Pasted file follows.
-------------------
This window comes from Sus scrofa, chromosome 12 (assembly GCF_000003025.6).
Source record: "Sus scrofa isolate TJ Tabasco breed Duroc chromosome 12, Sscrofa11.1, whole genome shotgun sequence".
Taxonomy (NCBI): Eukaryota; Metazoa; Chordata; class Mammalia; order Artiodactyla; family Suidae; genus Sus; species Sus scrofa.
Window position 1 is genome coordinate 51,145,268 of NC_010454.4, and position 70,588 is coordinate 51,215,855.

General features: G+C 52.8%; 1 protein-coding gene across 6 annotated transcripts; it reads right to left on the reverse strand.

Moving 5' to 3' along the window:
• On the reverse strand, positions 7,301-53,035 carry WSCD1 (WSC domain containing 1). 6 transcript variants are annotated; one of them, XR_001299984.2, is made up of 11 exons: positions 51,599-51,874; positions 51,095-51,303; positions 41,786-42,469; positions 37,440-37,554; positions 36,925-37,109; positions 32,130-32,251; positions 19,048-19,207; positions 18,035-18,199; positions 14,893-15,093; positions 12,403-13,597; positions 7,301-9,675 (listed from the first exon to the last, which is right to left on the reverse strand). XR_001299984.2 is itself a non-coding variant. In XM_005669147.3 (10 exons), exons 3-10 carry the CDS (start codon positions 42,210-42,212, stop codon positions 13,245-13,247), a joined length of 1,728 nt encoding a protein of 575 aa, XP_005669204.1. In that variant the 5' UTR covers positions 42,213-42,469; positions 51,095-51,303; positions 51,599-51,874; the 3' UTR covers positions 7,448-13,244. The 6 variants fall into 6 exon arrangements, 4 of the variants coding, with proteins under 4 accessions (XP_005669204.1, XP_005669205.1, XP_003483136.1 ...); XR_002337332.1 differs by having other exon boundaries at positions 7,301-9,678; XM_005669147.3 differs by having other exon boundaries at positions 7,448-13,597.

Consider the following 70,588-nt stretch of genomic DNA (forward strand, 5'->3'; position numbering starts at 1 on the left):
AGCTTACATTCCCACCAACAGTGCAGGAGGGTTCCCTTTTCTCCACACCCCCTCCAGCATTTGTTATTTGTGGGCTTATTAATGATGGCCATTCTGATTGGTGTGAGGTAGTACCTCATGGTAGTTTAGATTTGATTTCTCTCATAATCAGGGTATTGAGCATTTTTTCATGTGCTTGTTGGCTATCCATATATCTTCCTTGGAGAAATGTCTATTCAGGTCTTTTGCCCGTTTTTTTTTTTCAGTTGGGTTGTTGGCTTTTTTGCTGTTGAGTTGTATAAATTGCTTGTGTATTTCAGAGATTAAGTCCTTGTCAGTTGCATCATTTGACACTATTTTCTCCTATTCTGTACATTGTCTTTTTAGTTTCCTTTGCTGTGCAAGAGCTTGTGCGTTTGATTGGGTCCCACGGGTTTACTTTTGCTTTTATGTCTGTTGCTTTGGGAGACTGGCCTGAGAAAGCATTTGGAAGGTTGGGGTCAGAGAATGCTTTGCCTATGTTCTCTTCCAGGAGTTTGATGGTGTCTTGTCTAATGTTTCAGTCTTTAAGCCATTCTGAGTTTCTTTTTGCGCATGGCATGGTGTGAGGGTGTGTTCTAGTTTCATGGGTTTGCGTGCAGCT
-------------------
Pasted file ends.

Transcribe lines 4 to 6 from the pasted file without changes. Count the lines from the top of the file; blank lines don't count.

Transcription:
Window position 1 is genome coordinate 51,145,268 of NC_010454.4, and position 70,588 is coordinate 51,215,855.

General features: G+C 52.8%; 1 protein-coding gene across 6 annotated transcripts; it reads right to left on the reverse strand.

Moving 5' to 3' along the window: